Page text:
The Chrome Browser Just Got Faster, Google Promises

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The Chrome Browser Just Got Faster, Google Promises

But just how much faster?

Google has launched a new edition of its Chrome browser that it says is “noticeably faster” than before.

According to a post on Google’s Chromium blog by Chrome engineering director Max Christoff, the new edition of the browser, which is called M85, will gain new speed from two new improvements, which the company calls Profile Guided Optimization, and Tab Throttling.

Profile Guided Optimization (PGO) is described as “a compiler optimization technique where the most performance-critical parts of the code can run faster… Because PGO uses real usage scenarios that match the workflows of Chrome users around the world, the most common tasks get prioritized and made faster.”

PGO is now rolling out for both Mac and Windows.

Tab Throttling, which is rolling out now on the Beta channel, “will give more resources to the tabs you’re using by taking them back from tabs that have been in the background for a long time.” While Google says PGO has showed pages loading by up to 10 percent faster, Google says tab throttling has led to not only faster loading speeds but also battery and memory savings.

“Chrome’s performance - speed and usage of resources like power, memory, or CPU - has always been top of mind,” the post said. “We have a dedicated engineering team that has been consistently (and quietly) making improvements so Chrome runs faster and smoother on all devices, operating systems, and internet conditions. No matter if you are a heavy tab user on your Windows laptop, or need a lightweight app experience on your Android phone, we are working hard to use your device resources most efficiently.”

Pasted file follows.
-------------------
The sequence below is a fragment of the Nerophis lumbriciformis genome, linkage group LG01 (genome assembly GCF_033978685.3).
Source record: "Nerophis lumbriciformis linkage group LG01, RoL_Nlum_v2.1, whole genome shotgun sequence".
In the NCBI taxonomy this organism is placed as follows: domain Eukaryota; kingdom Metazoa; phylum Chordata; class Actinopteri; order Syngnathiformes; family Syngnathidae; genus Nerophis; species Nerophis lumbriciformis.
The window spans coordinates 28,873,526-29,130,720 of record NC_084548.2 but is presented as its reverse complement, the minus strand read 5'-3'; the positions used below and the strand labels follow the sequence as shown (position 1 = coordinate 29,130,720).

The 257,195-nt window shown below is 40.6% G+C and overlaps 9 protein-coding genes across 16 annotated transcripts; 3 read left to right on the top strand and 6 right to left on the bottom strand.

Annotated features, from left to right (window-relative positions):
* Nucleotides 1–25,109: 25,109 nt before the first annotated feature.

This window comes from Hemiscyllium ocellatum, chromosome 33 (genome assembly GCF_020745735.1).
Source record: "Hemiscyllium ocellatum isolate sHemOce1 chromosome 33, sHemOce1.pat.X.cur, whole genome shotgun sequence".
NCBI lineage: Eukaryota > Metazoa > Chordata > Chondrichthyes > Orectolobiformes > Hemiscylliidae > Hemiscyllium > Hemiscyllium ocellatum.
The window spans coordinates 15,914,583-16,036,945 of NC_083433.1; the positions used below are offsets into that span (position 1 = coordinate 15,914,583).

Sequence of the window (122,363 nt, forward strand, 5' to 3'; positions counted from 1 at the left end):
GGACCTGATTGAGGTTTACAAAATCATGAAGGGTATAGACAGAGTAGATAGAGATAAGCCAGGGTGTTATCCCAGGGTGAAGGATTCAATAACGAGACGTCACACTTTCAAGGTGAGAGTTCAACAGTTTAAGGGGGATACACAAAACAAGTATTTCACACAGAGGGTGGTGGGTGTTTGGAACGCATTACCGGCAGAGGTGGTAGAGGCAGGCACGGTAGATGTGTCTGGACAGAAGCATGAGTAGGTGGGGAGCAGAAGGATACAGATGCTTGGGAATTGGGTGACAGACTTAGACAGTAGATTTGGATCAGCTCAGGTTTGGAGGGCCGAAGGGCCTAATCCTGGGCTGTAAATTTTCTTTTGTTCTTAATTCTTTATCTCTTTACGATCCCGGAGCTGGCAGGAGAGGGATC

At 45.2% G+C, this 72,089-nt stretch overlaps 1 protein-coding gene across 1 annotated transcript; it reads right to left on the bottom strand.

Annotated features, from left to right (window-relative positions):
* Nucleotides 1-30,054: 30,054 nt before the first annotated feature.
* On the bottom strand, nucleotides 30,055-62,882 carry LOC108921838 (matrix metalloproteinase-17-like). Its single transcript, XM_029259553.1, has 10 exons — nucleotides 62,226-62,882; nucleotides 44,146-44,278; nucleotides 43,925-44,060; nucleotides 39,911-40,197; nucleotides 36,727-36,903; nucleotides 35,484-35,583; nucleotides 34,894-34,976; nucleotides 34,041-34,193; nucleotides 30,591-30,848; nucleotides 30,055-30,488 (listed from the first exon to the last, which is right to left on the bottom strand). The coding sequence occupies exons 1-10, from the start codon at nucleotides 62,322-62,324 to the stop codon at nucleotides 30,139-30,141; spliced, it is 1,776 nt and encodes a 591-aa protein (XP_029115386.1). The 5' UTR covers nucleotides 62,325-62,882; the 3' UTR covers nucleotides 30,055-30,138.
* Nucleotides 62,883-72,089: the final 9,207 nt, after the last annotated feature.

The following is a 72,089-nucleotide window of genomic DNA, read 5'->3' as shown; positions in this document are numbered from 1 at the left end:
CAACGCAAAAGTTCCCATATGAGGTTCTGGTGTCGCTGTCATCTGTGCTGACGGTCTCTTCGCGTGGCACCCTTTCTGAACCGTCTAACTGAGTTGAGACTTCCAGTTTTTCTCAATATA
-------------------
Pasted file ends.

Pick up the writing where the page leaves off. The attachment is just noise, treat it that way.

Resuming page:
The arrival of the new features comes at a time of changes for Google’s main web products. The company will unveil an algorithm update in 2021, it said earlier this year, Google has said that its Core Web Vitals—described as “a set of real-world, user-centered metrics that quantify key aspects of the user experience”—will play a role in how sites are ranked once the update arrives.

A study released this month found that only 12% of mobile and 13% of desktop websites were able to pass the Core Web Vitals assessment.

Google will also be debuting “Fast Page” labels in the new beta version of its Chrome browser for Android, on mobile devices. The labels will be based on the Core Web Vitals standard.

“Links to pages that have historically met or exceeded all metrics thresholds for the Core Web Vitals will be displayed with a new ‘Fast page’ label,” Google said when they announced the labels earlier this month. “This is shown when a user long-presses a link prior to navigating to a page, and it indicates that most users navigating to it have a particularly good experience.”

Stephen Silver, a technology writer for The National Interest, is a journalist, essayist and film critic, who is also a contributor to Philly Voice, Philadelphia Weekly, the Jewish Telegraphic Agency, Living Life Fearless, Backstage magazine, Broad Street Review and Splice Today. The co-founder of the Philadelphia Film Critics Circle, Stephen lives in suburban Philadelphia with his wife and two sons. Follow him on Twitter at @StephenSilver.

Image: Reuters